Explaining the Rise in Divorce Rates in the Last 50 Years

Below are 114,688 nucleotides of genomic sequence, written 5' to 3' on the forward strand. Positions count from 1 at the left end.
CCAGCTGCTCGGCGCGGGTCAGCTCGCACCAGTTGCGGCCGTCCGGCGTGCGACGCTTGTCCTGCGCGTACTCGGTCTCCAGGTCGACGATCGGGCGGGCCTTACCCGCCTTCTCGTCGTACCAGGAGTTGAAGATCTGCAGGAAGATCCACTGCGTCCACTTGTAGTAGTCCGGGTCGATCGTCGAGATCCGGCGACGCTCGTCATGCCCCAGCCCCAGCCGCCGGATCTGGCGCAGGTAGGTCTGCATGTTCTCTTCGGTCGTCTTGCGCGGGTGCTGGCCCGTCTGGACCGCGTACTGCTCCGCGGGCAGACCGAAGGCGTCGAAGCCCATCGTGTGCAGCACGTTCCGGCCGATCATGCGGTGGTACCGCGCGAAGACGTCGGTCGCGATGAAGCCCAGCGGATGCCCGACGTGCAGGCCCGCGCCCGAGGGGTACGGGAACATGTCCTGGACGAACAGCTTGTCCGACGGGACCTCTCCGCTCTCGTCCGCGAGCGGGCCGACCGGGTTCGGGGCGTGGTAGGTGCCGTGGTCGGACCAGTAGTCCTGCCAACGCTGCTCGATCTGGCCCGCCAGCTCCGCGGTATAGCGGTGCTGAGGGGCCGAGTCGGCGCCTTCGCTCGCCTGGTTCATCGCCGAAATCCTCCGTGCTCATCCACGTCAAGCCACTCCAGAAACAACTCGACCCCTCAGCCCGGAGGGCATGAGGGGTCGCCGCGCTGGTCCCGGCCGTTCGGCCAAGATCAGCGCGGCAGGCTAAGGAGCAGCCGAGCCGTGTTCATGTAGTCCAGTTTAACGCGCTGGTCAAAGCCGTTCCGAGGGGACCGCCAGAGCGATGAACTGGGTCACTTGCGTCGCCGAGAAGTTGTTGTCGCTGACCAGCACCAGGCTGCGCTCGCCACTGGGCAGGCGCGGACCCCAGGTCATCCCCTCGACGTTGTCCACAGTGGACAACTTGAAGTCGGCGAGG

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Assess sociological explanations for the rise of divorce rates in the last 50 years Changes in the law may have led to the rise in divorce rates, such as the removal of legal and financial barriers. Prior to 1857, divorce could only be obtained by an Act of Parliament, the grounds for divorce were based on matrimonial offences and this remained the basis of divorce until 1971. In 1971, The Divorce Reform Act of 1969 replaced blame with irretrievable breakdown. The 1985 Matrimonial and Family Proceedings Act reduced the time limit on divorce from a minimum of three years of marriage to one. However, legislation cannot be seen as the sole cause of higher divorce rates, it has only made divorce easier to obtain if couples want it but has not directly made them get one. Some researchers, such as Fletcher, place the cause of increased divorce on higher expectations. Looking at the rates of remarriage, it becomes clear that it is not the institution of marriage that couples have a problem with, it is each other. Often this is because one party feels (or “realizes”) that their partner is not who they always pictured ending up with. The media can contribute to people’s ideas of what the “perfect woman” or “perfect man” is, but, as the media is an often completely false agent of propaganda, real life men and women cannot live up to expectations. Changes in the social position of women may have contributed to higher divorce rates as women have, in the past 100 years, achieved many new rights such as: the vote, employment and education. This shift in the position of women within society may have made them less willing to accept an unsatisfactory marriage that often includes traditional gender roles with no opportunity for them to work towards their own goals and lives outside of the home. There is now much less social stigma and blame attached to divorce, meaning that
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